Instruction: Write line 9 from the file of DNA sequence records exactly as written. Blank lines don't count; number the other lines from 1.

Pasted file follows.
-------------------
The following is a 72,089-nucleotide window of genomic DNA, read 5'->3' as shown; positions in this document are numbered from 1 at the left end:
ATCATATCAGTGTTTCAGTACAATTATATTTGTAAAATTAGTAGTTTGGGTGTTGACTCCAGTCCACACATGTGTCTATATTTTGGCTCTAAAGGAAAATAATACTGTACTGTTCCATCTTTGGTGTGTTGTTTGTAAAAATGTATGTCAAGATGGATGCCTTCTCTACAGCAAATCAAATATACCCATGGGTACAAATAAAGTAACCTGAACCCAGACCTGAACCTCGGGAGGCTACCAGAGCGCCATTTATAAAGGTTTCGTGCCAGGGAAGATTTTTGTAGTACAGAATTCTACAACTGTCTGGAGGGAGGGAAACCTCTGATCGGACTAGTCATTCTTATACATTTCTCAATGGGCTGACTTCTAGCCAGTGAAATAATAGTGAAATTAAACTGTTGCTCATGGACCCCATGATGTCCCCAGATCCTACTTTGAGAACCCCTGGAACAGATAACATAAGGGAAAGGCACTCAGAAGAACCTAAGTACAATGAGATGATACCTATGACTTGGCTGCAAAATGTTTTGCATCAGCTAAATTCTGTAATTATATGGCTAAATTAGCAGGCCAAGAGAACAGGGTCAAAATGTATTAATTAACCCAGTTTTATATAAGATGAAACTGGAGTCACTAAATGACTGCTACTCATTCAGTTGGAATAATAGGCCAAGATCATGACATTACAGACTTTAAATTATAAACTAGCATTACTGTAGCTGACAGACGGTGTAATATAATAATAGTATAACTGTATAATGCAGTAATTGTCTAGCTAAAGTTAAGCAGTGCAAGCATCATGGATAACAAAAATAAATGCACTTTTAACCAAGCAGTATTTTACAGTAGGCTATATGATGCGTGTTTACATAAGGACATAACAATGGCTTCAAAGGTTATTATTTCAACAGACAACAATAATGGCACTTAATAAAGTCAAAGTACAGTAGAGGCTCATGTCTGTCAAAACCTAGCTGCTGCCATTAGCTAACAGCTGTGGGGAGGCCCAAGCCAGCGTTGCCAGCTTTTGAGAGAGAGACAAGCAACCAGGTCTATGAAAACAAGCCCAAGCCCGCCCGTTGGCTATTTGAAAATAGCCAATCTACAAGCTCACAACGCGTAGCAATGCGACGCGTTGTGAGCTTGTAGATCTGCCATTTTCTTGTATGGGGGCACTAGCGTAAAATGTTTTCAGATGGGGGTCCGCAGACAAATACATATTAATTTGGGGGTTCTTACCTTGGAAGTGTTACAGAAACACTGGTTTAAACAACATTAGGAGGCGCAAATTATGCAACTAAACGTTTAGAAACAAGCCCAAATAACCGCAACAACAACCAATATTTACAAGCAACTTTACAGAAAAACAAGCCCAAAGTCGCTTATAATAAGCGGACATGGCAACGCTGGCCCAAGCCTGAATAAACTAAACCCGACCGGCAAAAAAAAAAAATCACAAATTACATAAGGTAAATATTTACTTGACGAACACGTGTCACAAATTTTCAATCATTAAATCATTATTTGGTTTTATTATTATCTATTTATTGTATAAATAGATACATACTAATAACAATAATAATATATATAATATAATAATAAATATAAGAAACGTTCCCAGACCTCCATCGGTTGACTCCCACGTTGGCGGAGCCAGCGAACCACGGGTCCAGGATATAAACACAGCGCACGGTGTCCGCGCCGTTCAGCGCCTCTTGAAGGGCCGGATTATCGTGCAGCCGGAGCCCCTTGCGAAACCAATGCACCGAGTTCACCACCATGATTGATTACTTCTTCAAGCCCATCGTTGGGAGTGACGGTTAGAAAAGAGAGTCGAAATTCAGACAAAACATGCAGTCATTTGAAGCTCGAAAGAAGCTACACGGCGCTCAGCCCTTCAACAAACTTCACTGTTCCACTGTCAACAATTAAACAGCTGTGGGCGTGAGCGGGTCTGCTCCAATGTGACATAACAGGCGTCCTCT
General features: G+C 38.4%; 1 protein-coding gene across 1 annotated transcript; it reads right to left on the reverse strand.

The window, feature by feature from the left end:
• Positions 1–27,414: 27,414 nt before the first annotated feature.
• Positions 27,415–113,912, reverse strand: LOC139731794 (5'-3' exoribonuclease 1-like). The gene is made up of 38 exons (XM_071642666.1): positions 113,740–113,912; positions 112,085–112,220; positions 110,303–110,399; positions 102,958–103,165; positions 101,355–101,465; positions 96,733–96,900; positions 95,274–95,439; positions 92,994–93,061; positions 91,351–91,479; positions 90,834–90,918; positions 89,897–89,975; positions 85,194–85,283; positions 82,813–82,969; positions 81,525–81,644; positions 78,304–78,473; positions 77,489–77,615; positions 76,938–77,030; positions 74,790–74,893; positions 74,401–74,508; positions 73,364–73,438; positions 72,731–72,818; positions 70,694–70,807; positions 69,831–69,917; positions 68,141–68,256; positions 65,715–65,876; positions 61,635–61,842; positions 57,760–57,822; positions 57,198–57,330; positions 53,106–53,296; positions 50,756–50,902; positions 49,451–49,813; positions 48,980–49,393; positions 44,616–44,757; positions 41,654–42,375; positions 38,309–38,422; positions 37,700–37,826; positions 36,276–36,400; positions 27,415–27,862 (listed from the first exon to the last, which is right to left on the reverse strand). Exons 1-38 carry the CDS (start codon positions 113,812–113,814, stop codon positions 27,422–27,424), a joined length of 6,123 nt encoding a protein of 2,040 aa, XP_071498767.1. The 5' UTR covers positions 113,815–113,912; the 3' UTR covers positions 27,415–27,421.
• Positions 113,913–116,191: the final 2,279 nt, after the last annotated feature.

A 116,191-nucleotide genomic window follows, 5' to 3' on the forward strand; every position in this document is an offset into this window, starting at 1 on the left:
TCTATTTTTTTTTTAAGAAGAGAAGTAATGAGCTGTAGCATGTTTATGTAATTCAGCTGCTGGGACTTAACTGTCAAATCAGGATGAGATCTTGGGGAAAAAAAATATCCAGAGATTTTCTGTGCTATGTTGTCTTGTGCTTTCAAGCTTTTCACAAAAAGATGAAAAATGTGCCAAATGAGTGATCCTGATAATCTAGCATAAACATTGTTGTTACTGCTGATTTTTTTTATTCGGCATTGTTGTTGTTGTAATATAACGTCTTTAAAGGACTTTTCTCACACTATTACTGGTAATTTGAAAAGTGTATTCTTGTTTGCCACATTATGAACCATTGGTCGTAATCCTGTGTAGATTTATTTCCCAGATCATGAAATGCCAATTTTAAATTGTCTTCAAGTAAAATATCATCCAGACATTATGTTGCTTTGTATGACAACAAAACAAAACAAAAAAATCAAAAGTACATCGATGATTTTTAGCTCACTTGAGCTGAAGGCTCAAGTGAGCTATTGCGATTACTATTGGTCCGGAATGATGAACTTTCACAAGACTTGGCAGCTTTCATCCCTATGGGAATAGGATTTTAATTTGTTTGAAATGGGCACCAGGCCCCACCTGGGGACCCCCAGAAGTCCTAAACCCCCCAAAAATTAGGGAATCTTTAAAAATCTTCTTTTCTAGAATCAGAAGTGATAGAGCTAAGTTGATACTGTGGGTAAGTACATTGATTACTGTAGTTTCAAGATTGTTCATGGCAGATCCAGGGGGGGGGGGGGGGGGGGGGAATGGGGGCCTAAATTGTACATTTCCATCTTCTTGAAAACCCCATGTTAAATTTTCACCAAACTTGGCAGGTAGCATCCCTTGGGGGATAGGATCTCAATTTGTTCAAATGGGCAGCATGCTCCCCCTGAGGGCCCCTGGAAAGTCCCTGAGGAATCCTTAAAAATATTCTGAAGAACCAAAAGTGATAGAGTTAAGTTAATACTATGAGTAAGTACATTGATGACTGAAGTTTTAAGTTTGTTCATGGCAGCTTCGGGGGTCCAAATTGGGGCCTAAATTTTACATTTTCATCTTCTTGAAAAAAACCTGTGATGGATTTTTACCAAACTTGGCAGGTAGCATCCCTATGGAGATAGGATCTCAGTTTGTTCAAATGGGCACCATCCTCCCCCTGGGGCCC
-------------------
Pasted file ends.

TCTATTTTTTTTTTAAGAAGAGAAGTAATGAGCTGTAGCATGTTTATGTAATTCAGCTGCTGGGACTTAACTGTCAAATCAGGATGAGATCTTGGGGAAAAAAAATATCCAGAGATTTTCTGTGCTATGTTGTCTTGTGCTTTCAAGCTTTTCACAAAAAGATGAAAAATGTGCCAAATGAGTGATCCTGATAATCTAGCATAAACATTGTTGTTACTGCTGATTTTTTTTATTCGGCATTGTTGTTGTTGTAATATAACGTCTTTAAAGGACTTTTCTCACACTATTACTGGTAATTTGAAAAGTGTATTCTTGTTTGCCACATTATGAACCATTGGTCGTAATCCTGTGTAGATTTATTTCCCAGATCATGAAATGCCAATTTTAAATTGTCTTCAAGTAAAATATCATCCAGACATTATGTTGCTTTGTATGACAACAAAACAAAACAAAAAAATCAAAAGTACATCGATGATTTTTAGCTCACTTGAGCTGAAGGCTCAAGTGAGCTATTGCGATTACTATTGGTCCGGAATGATGAACTTTCACAAGACTTGGCAGCTTTCATCCCTATGGGAATAGGATTTTAATTTGTTTGAAATGGGCACCAGGCCCCACCTGGGGACCCCCAGAAGTCCTAAACCCCCCAAAAATTAGGGAATCTTTAAAAATCTTCTTTTCTAGAATCAGAAGTGATAGAGCTAAGTTGATACTGTGGGTAAGTACATTGATTACTGTAGTTTCAAGATTGTTCATGGCAGATCCAGGGGGGGGGGGGGGGGGGGGGAATGGGGGCCTAAATTGTACATTTCCATCTTCTTGAAAACCCCATGTTAAATTTTCACCAAACTTGGCAGGTAGCATCCCTTGGGGGATAGGATCTCAATTTGTTCAAATGGGCAGCATGCTCCCCCTGAGGGCCCCTGGAAAGTCCCTGAGGAATCCTTAAAAATATTCTGAAGAACCAAAAGTGATAGAGTTAAGTTAATACTATGAGTAAGTACATTGATGACTGAAGTTTTAAGTTTGTTCATGGCAGCTTCGGGGGTCCAAATTGGGGCCTAAATTTTACATTTTCATCTTCTTGAAAAAAACCTGTGATGGATTTTTACCAAACTTGGCAGGTAGCATCCCTATGGAGATAGGATCTCAGTTTGTTCAAATGGGCACCATCCTCCCCCTGGGGCCC